Government of Canada. (2018). Tackling Obesity in Canada: Obesity and Excess Weight Rates in Canadian Adults. Retrieved from https://www.canada.ca/en/public-health/services/publications/healthy-living/obesity-excess-weight-rates-canadian-adults.html

Layman, D. K., Boileau, R. A., Erickson, D. J., Painter, J. E., Shiue, H., Sather, C., & Christou, D. (2003). A reduced ratio of dietary carbohydrate to protein improves body composition and blood lipid profiles during weight loss in adult women. The Journal of Nutrition133(2), 411-417. https://doi.org/10.1093/jn/133.2.411

Sapolsky, R. M. (2004). Why zebras don’t get ulcers (3rd ed.). New York, NY: St. Martin’s Griffin.

Rachel Lau is an associate with Fit After 50. This post originally appeared on their site.


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Recommitting to your goals means recommitting to yourself

Recommitting to goals / Image source: Karl Solano/Pexels

Recommitting to your goals means recommitting to yourself

While summer isn’t technically over under mid-September, it starts to feel like fall the minute back-to-school sales and Halloween candy fills the aisles at the Supermarket. Fall already? 

Summer has its own rhythm and its own priorities. Whether it’s vacations, camping, socializing, or just general spontaneity, summer may feel a little more relaxed than the schedules we keep for the rest of the year. For some of us, summer may actually be more hectic than the rest of the year. We struggle to cover our colleagues’ vacations and find every weekend occupied with family reunions and weddings. No matter if you’ve had a lazy summer where sleeping in was quickly normalized or a chaotic summer full of deadlines and late nights, you may have had to put your fitness goals on hold to accommodate real life.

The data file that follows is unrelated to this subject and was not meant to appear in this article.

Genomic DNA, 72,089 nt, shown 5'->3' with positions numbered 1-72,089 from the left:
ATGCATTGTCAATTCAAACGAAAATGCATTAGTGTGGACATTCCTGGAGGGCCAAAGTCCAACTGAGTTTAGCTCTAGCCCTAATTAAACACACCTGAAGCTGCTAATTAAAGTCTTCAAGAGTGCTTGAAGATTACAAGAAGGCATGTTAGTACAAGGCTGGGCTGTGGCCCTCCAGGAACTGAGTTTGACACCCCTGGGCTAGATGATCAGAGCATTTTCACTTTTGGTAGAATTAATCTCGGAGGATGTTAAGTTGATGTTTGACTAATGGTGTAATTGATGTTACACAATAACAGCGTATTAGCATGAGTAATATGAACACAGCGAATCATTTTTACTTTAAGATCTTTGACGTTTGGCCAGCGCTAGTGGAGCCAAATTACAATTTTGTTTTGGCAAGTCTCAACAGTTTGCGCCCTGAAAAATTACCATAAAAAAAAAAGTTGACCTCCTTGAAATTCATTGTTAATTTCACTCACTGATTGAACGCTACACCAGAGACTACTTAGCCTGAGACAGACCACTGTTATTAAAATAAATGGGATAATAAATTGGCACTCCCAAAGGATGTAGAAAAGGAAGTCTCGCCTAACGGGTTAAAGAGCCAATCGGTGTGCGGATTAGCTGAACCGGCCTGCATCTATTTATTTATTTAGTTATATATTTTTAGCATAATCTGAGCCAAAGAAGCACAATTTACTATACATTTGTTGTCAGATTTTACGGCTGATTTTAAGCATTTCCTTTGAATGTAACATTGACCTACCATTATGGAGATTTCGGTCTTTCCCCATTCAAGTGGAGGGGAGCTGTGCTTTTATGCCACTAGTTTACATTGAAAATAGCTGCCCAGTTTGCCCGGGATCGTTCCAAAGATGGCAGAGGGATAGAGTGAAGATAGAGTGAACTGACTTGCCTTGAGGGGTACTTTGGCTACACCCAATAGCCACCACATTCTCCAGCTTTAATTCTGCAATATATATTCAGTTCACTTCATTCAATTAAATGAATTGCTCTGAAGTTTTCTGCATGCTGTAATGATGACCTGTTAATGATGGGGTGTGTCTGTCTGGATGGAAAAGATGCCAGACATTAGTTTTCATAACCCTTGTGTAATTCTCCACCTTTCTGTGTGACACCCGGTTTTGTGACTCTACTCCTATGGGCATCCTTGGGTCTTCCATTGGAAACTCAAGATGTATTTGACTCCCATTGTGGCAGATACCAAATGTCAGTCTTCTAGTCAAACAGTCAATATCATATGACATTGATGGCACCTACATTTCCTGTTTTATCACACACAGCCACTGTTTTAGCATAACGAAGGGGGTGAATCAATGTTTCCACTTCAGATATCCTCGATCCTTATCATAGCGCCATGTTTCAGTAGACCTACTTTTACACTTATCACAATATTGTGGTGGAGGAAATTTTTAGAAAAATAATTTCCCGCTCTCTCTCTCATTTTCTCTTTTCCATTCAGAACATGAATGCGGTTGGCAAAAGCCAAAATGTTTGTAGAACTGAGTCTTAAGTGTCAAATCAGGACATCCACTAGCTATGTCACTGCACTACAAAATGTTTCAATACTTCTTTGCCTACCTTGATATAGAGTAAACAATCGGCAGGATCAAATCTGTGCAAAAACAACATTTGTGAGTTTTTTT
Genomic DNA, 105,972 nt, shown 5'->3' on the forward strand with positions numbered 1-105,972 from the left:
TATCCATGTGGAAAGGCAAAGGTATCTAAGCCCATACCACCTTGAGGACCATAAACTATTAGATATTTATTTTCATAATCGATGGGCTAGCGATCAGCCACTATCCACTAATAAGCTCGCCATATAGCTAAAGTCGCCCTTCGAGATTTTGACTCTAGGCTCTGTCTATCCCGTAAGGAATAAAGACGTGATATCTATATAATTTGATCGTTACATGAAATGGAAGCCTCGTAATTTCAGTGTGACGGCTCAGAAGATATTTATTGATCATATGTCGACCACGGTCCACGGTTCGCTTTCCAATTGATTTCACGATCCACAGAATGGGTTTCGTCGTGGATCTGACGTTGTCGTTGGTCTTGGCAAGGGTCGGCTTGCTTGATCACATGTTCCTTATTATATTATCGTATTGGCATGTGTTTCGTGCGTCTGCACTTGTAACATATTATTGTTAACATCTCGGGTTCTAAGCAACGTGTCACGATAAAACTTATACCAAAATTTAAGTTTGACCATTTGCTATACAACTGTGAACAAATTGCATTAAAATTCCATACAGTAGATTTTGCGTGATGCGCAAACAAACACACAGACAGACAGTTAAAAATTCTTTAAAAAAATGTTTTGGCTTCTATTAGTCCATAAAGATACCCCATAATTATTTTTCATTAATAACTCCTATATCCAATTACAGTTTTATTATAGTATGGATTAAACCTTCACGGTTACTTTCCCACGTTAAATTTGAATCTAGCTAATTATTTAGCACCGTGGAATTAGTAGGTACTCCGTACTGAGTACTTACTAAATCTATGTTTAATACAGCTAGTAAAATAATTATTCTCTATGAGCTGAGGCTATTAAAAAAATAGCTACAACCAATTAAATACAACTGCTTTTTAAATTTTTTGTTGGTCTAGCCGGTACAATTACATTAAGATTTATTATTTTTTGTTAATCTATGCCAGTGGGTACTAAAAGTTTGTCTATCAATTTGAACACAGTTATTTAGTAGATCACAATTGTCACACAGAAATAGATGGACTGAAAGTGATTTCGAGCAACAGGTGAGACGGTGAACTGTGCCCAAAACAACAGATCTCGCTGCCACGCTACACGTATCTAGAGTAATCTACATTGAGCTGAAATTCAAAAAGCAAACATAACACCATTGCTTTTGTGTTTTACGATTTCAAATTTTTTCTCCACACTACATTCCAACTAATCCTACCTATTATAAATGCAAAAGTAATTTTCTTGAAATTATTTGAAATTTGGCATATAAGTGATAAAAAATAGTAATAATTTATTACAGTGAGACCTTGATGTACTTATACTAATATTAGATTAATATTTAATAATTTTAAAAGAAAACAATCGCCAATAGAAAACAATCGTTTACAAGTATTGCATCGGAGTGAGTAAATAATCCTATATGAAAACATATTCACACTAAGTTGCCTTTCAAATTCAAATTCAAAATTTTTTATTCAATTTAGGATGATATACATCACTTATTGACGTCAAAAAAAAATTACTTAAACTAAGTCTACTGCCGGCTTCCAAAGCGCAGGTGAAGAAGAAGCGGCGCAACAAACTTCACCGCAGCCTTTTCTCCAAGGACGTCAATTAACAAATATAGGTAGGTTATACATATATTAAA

It happens but a short detour is not a total derailment. Now that your schedule has settled down, it’s time to start recommiting yourself to your health goals. Here are some ways to prioritize fitness:

 

  • Meal planning. Spend some time on the weekend, or on a quiet weekday, to take care of lunches and dinners for the rest of the week. Making your food, preparing the ingredients, or at least deciding in advance what days are take out/pick up days can help you feel more in control of your eating habits.
  • Carve out some exercise time. You need to schedule in your exercise time just like you would plan a meeting or activity. Without this, it’s easy for other activities and commitments to take precedence over working out. Treat this time as non negotiable and just as important as anything else on the calendar.
  • Take a class. If you sign up for a fitness class, show up — and make sure you are on time and ready to work. Include travel time in your schedule so you aren’t rushing or being overbooked. While a drop-in class is enough motivation for some of us, committing to being on a specific bike or attending a class where your absence may be recognized (either financially or socially) can be extra motivation to make sure we honour our commitment to ourselves. We’ve even launched some great classes at TrainingSpaces, so we hope to see you there. 

It’s time to picture your goal and reassess.  Nothing happens overnight and a fad, crash diet isn’t going to be the solution. Instead, you need a new plan. What’s one thing you can do today that will take you one step closer to your goal? Can you spend five more minutes on the treadmill or add another session to your yoga practice? Is it time to ask for heavier weights that will push you out of your comfort zone and nudge you a small step towards what you want to accomplish. 

The fact is the summer break is just that, it’s a break. It’s a time out but it’s time to re-engage and re-commit yourself. And only you can prioritize you.